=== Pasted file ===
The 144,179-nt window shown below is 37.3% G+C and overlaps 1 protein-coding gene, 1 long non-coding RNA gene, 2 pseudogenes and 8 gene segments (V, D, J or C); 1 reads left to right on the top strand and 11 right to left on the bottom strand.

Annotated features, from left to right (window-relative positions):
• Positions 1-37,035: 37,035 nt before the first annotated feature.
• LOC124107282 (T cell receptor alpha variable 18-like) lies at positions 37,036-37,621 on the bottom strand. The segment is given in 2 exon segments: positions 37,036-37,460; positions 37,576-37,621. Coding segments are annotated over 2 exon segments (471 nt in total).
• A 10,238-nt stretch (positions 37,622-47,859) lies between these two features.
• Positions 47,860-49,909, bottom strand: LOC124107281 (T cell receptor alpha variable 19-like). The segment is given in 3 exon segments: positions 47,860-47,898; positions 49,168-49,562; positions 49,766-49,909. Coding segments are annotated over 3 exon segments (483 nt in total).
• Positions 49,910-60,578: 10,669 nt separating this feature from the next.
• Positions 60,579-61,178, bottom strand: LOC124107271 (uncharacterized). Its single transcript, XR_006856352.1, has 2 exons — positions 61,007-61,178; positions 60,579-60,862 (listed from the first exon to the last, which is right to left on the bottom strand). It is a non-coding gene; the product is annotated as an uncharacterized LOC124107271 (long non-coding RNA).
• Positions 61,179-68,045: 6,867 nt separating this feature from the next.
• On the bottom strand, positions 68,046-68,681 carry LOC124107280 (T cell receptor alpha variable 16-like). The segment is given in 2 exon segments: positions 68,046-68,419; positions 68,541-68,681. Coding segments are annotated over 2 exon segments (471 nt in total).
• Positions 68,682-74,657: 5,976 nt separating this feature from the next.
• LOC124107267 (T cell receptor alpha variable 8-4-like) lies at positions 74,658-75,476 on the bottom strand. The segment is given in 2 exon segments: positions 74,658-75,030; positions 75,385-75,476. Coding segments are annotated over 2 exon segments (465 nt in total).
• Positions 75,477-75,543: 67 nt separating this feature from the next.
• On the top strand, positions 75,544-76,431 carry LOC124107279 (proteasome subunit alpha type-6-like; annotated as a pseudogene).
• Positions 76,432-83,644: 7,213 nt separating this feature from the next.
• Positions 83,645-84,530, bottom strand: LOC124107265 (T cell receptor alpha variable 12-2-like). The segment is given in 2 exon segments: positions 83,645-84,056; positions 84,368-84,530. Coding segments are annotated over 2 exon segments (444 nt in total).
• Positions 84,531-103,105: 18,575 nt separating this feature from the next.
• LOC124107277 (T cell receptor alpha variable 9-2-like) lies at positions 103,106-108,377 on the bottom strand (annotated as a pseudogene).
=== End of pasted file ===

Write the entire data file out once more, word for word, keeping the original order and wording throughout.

The 144,179-nt window shown below is 37.3% G+C and overlaps 1 protein-coding gene, 1 long non-coding RNA gene, 2 pseudogenes and 8 gene segments (V, D, J or C); 1 reads left to right on the top strand and 11 right to left on the bottom strand.

Annotated features, from left to right (window-relative positions):
• Positions 1-37,035: 37,035 nt before the first annotated feature.
• LOC124107282 (T cell receptor alpha variable 18-like) lies at positions 37,036-37,621 on the bottom strand. The segment is given in 2 exon segments: positions 37,036-37,460; positions 37,576-37,621. Coding segments are annotated over 2 exon segments (471 nt in total).
• A 10,238-nt stretch (positions 37,622-47,859) lies between these two features.
• Positions 47,860-49,909, bottom strand: LOC124107281 (T cell receptor alpha variable 19-like). The segment is given in 3 exon segments: positions 47,860-47,898; positions 49,168-49,562; positions 49,766-49,909. Coding segments are annotated over 3 exon segments (483 nt in total).
• Positions 49,910-60,578: 10,669 nt separating this feature from the next.
• Positions 60,579-61,178, bottom strand: LOC124107271 (uncharacterized). Its single transcript, XR_006856352.1, has 2 exons — positions 61,007-61,178; positions 60,579-60,862 (listed from the first exon to the last, which is right to left on the bottom strand). It is a non-coding gene; the product is annotated as an uncharacterized LOC124107271 (long non-coding RNA).
• Positions 61,179-68,045: 6,867 nt separating this feature from the next.
• On the bottom strand, positions 68,046-68,681 carry LOC124107280 (T cell receptor alpha variable 16-like). The segment is given in 2 exon segments: positions 68,046-68,419; positions 68,541-68,681. Coding segments are annotated over 2 exon segments (471 nt in total).
• Positions 68,682-74,657: 5,976 nt separating this feature from the next.
• LOC124107267 (T cell receptor alpha variable 8-4-like) lies at positions 74,658-75,476 on the bottom strand. The segment is given in 2 exon segments: positions 74,658-75,030; positions 75,385-75,476. Coding segments are annotated over 2 exon segments (465 nt in total).
• Positions 75,477-75,543: 67 nt separating this feature from the next.
• On the top strand, positions 75,544-76,431 carry LOC124107279 (proteasome subunit alpha type-6-like; annotated as a pseudogene).
• Positions 76,432-83,644: 7,213 nt separating this feature from the next.
• Positions 83,645-84,530, bottom strand: LOC124107265 (T cell receptor alpha variable 12-2-like). The segment is given in 2 exon segments: positions 83,645-84,056; positions 84,368-84,530. Coding segments are annotated over 2 exon segments (444 nt in total).
• Positions 84,531-103,105: 18,575 nt separating this feature from the next.
• LOC124107277 (T cell receptor alpha variable 9-2-like) lies at positions 103,106-108,377 on the bottom strand (annotated as a pseudogene).